How to prevent heat stroke
At this time of the year, take care to avoid suffering from heat stroke
You’re inside your car, parked in the sun, and you’ve thought about moving it to a shadier position but in the end you can’t be bothered, after all it’s only for a few minutes… In extreme heat conditions, a normal situation like this can end up very badly. If the inside of your car reaches a very high temperature, you can start to feel unwell and if you don’t take action in time you can end up losing consciousness. You’re experiencing heat stroke.
We know that when it comes to heat stroke, children and the elderly are the most vulnerable, but the risk of experiencing it doesn’t depend on age. All the occupants of a vehicle can experience the effects of high temperatures. Below we explain what you need to do to anticipate and avoid heat stroke.
If you’ve parked your car in the sun, wait outside it. If this isn’t possible, try to minimize the amount of time you spend in the car and fit a sun shield over the front windscreen to significantly reduce the temperature of the dashboard. Bear in mind that leaving the windows slightly open barely affects the temperature inside the car.
Never leave a child in a car on their own. It doesn’t matter if it’s only going to be for ten minutes, or if you think it’s not too hot outside. A outside temperature of just 20ºC can easily become 40ºC inside the vehicle, and in ten minutes a child can start feeling dizzy, vomiting, experiencing tachycardia and headaches, and even lose consciousness. In some cases, if action is not taken in time, the consequences can be fatal.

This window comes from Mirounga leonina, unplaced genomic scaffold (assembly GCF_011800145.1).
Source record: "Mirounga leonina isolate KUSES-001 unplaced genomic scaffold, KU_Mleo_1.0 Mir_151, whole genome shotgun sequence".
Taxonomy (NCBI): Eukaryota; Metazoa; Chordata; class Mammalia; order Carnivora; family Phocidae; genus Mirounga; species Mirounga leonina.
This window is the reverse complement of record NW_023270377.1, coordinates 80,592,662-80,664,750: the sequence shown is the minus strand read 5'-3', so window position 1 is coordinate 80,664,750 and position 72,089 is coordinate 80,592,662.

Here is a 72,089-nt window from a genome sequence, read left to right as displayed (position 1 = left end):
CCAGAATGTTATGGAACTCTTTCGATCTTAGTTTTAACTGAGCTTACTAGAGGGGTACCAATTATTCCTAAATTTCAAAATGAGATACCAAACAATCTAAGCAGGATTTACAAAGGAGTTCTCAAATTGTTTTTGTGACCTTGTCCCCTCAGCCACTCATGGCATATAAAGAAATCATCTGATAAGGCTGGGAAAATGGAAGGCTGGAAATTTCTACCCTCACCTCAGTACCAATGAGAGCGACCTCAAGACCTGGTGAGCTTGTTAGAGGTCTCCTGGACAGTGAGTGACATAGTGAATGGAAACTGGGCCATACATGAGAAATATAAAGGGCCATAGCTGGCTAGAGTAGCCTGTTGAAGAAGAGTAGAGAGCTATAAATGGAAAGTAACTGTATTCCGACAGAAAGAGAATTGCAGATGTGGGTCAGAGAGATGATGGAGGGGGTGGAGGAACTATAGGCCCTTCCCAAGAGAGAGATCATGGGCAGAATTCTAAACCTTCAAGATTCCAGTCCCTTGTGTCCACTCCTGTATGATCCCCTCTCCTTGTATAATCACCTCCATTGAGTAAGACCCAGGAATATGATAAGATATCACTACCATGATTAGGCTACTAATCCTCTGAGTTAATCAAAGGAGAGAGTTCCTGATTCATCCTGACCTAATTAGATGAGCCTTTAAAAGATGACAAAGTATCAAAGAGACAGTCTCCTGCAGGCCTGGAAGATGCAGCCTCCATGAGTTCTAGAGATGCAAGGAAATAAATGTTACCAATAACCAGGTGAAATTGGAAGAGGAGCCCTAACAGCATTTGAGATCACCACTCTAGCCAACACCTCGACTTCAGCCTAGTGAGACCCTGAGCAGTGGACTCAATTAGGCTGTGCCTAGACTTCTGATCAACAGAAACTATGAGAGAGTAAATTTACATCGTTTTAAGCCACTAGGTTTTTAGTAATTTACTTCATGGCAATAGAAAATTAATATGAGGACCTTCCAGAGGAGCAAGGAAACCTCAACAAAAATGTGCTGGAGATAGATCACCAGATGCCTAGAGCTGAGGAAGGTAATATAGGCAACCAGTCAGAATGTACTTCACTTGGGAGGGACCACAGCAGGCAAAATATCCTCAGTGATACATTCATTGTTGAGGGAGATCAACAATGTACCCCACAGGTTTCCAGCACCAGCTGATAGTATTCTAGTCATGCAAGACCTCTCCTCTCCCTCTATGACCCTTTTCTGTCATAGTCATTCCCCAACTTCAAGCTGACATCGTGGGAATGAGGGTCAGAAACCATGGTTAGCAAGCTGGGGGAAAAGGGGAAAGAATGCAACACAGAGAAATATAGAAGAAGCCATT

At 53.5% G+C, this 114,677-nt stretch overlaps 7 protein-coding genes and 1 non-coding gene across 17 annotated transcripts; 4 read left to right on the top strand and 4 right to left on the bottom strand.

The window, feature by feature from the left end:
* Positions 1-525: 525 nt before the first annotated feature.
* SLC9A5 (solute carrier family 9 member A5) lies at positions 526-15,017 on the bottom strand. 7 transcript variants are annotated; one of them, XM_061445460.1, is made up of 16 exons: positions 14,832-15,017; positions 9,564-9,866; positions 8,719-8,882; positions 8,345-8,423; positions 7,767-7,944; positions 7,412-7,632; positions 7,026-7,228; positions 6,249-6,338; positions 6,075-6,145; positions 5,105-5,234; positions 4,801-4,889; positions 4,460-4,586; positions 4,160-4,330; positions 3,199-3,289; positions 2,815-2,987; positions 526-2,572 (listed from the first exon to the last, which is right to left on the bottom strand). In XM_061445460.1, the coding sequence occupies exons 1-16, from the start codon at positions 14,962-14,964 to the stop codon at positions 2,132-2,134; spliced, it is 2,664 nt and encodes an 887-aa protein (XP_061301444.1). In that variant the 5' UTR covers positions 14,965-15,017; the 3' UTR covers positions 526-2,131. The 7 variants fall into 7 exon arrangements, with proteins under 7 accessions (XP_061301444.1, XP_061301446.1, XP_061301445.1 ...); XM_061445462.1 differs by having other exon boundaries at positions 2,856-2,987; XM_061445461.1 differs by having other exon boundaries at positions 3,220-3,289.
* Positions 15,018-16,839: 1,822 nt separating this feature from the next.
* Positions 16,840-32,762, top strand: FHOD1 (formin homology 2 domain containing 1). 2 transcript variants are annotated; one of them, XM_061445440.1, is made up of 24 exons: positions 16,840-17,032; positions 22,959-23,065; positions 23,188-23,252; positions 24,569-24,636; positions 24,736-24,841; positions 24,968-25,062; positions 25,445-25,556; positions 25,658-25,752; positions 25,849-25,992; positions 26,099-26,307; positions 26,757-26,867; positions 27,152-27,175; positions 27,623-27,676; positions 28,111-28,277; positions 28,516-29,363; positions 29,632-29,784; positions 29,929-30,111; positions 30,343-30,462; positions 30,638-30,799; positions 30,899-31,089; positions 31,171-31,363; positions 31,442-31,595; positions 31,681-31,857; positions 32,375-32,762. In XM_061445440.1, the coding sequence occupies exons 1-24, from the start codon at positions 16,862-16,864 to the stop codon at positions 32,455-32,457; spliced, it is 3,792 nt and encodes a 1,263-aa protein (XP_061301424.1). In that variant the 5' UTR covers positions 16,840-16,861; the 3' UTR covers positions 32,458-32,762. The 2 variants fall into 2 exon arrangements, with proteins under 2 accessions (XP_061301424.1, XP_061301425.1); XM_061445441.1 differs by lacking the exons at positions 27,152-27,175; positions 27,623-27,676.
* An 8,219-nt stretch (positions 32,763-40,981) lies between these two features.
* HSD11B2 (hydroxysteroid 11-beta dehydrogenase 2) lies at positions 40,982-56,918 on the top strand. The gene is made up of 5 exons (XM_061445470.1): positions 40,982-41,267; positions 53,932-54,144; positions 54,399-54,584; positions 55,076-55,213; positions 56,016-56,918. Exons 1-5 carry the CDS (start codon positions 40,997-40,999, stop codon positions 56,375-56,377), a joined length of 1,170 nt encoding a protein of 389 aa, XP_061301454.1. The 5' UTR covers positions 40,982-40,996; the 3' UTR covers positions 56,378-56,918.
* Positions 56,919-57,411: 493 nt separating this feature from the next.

Pay attention to your pet too; never leave it alone in the car. Animals are very sensitive to high temperatures inside vehicles as they do not have a perspiration system to cool off their bodies.
Before you start any journey, open the car doors to let the vehicle cool off for a few minutes before you get in. Drink plenty of liquids, but avoid sugary soft drinks or beverages that contain alcohol or caffeine, and wear loose, comfortable clothing.
If your vehicle is parked in the sun, take care when you get in not to burn your skin on any of the surfaces. The dashboard, seats, steering wheel and gearstick can all reach a temperature of close to 80ºC if they are in direct sunlight. And be careful when you use the air-conditioning. Going suddenly from hot to cold can make you feel unwell and cause head colds.